Puerto Rico Implementing Cleaner, Leaner Energy Plan
By Mary Branham, CSG Managing Editor
Puerto Rico Gov. Luis Fortuño has taken steps to lower energy costs and
decrease the island’s dependence on foreign oil. He also sees benefits in
working with other U.S. territories in the Caribbean to address
Like other states, Puerto Rico is dealing with challenges posed by high
energy costs. How would your proposal to convert Puerto Rico’s oil-fired
plants to natural gas benefit the island?
"Puerto Rico faces some of the highest energy costs in the country, with electricity costs more than twice that in the rest of the nation. The main driver is a 68 percent dependence on oil for power generation vs. 1 percent in the states.
"The cost of electricity is a significant drag on the Puerto Rico economy. According to the U.S. Energy Information Administration, Puerto Rico’s (kilowatt hour) cost in 2009 was 21.69 cents, compared to the U.S. average of 10.2 cents. The price differential has become even more pronounced in the recent spike in oil prices, reaching up to 29 cents per kwh in late 2011.
"Puerto Rico’s extreme reliance on oil is clearly bad for the environment as well. That is why we launched a comprehensive energy reform plan to replace dependence on oil with cleaner alternatives, including renewable energy resources, particularly solar, wind, waste-to-energy and natural gas.
"Puerto Rico’s energy diversification efforts, especially the transition to natural gas, will cut environmental emissions by 79 percent and will save individuals and businesses as much as $1 billion per year when the transition to natural gas is complete in the next four to five years."
Explain the environmental benefits of Puerto Rico’s energy strategy and
how it will move the island toward compliance with federal regulations?
"The transition to natural gas represents the biggest environmental protection effort in Puerto Rico’s history. Burning dirty oil for 68 percent of existing power needs, as Puerto Rico is currently doing, is what is bad for the environment. Transitioning to natural gas will cut emissions of criteria pollutants by 79 percent and cut greenhouse emissions by up to 30 percent. How many other projects underway in America would offer such dramatic environmental benefits?
"Puerto Rico, just as other U.S. jurisdictions, must comply with the EPA’s new emissions regulations, the Mercury and Air Toxics Standards and changes to the National Ambient Air Quality Standards. Due to our extreme reliance on burning oil for power generation, Puerto Rico faces up to $1.7 billion in initial compliance costs to install expensive pollution control equipment, followed by significant yearly reoccurring costs. To prepare for the onset of these new standards, I initiated a government-wide working group to look at all feasible energy alternatives to achieve compliance. Our conversion to natural gas, already underway at several of the island’s main power plants, is central to our energy strategy. The significant reduction in polluting emissions from natural gas will enable Puerto Rico to provide cleaner energy at a far reduced cost to electric consumers on the Island."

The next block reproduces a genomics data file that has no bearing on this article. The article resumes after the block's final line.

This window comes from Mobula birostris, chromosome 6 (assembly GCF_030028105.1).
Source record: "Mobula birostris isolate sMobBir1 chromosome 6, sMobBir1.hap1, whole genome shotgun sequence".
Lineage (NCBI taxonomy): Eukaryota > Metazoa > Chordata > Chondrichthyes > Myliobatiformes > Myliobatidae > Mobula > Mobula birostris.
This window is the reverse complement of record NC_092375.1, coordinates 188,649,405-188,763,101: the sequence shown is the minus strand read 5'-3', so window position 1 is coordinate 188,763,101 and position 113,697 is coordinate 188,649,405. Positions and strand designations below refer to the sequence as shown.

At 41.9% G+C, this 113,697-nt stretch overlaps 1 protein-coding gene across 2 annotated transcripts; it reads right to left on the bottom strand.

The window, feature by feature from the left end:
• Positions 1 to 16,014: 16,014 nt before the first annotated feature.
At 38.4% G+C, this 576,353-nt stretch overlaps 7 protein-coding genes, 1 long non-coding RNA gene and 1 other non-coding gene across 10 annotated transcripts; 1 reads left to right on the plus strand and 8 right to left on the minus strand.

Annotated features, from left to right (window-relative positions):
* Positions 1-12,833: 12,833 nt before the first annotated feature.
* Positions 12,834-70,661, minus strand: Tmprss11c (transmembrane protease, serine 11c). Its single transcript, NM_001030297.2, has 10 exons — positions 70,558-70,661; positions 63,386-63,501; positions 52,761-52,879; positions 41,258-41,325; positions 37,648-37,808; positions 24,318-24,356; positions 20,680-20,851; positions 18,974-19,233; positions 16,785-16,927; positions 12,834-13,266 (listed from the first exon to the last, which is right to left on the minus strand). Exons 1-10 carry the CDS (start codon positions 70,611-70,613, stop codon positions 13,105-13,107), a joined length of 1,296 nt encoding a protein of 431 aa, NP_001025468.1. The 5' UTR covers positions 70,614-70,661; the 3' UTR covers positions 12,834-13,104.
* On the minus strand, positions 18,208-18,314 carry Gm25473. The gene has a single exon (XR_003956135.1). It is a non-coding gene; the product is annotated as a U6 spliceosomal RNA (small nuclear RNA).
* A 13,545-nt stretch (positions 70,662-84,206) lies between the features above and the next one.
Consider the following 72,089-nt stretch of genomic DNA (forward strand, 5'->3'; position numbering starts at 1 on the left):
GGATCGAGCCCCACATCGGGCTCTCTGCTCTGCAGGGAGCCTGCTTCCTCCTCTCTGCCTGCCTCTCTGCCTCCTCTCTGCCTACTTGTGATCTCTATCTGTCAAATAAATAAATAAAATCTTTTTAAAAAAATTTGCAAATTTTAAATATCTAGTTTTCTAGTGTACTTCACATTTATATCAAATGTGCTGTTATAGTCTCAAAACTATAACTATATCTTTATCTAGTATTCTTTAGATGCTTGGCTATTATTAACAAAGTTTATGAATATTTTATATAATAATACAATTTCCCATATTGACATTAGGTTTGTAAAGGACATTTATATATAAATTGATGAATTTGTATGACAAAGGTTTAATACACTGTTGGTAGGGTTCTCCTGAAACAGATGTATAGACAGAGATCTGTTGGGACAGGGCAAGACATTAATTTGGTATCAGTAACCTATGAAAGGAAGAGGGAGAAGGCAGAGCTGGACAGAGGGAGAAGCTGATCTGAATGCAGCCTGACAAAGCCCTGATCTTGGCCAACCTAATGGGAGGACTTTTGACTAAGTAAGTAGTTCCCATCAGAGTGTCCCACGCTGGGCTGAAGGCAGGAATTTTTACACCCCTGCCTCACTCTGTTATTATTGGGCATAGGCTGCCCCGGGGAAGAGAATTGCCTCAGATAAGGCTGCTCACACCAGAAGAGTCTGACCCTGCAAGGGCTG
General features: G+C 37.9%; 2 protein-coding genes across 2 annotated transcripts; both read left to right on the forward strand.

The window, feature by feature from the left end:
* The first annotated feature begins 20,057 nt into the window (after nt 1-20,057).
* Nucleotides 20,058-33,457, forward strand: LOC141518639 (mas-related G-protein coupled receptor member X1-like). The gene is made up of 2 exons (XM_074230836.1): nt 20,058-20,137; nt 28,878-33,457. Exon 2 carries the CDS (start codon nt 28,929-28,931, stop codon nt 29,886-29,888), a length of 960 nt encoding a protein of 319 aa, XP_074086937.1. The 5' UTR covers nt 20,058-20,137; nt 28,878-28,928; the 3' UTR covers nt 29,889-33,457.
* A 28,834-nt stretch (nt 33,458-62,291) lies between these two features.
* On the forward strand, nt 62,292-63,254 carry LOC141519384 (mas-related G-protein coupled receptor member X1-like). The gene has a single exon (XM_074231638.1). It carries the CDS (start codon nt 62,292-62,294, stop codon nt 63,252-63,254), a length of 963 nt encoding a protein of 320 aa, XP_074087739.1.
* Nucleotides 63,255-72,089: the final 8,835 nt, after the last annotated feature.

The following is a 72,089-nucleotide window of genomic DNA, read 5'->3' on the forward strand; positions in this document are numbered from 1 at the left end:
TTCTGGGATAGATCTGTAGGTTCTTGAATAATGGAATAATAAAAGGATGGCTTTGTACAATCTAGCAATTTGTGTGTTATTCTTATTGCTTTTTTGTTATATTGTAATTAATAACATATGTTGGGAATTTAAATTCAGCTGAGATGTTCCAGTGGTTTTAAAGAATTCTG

While the transition to natural gas is underway, what are Puerto Rico’s
near-term strategies for addressing the cost of energy?
"One strategy we are implementing immediately to bring down energy costs is improving the way Puerto Rico purchases oil and natural gas in the marketplace. Previously, the public utility in Puerto Rico had a very inefficient bidding process that involved strict one-year contracts tediously negotiated for each separate power plant through a variety of third party traders—making it very difficult to get the best prices in the market. We are transitioning to direct purchases from oil suppliers and diversifying purchase contracts to get the best price, a strategy that when combined with other measures underway should help cut energy bills for consumers in the coming months.
"These efforts will augment Puerto Rico’s transition to natural gas, which has already begun with the conversion of the Costa Sur power plant, a major energy plant in the southern region of the island, enabling it to burn natural gas. Also underway is the permitting process for an offshore (liquefied natural gas) terminal that would supply natural gas to Puerto Rico’s biggest power facility, the Aguirre plant. We expect to finalize the financial arrangements for the infrastructure of this new off-shore terminal in the coming months."
Renewable energy is a major part of your comprehensive energy plan.
What are your goals with regard to renewable energy?
"Puerto Rico’s diversification strategy incorporates renewable sources, including wind, solar and waste-to-energy, as key elements of our comprehensive energy reform.
"New energy reform laws that I signed in 2010 lay out incentives for alternative energy development and commit the government to ambitious goals for the growth of renewable energy. Through the Energy Diversification Act, the government’s new targets for energy generation are: 12 percent of power generation through renewable and alternate sources by 2015, 15 percent by 2020 and 20 percent by 2035. The law also created a renewable energy certificate market to help finance utility-scale renewable generation."
You announced the Caribbean’s largest wind farm and largest solar energy
project would be located in Puerto Rico. What will that mean to Puerto Rico’s
"Puerto Rico is in the process of developing multiple renewable energy projects, with our high energy costs actually making renewables more economically feasible than in many parts of the United States. Two of the largest projects that are currently being developed include a 24 megawatt solar project by AES Solar and a 75 megawatt wind turbine project by Pattern Energy, which would be the largest wind project in the Caribbean to date. Another planned project by the company Energy Answers would use waste-to-energy technology in a 58 MW energy plant. These and other projects in the pipeline will play a key role in Puerto Rico’s broad-based energy diversification strategy."
The solar project is the first to benefit from a renewable energy incentives
law signed in 2010. How is Puerto Rico incentivizing renewable energy and
what have been the successes of those incentives?
"Puerto Rico’s new Green Energy Fund, created in 2010, will enable the government to co-invest $290 million in renewable energy over the next 10 years. The Green Energy Incentives Act also creates several special tax exemptions for companies engaged in renewable energy generation. The first round of funding from the clean energy fund provided $20 million for 114 small and medium scale renewable energy projects.
"To date, our public utility, the Puerto Rico Electric Power Authority--or PREPA--has signed contracts for the purchase of over 600 megawatts of renewable energy, primarily solar, wind and waste to energy. PREPA is also in the process of evaluating projects that would use bio-gas, bio-diesel and microalgae. Currently, more than $1 billion in potential private sector investment is being pursued for a portfolio of wind, solar and waste-to-energy projects."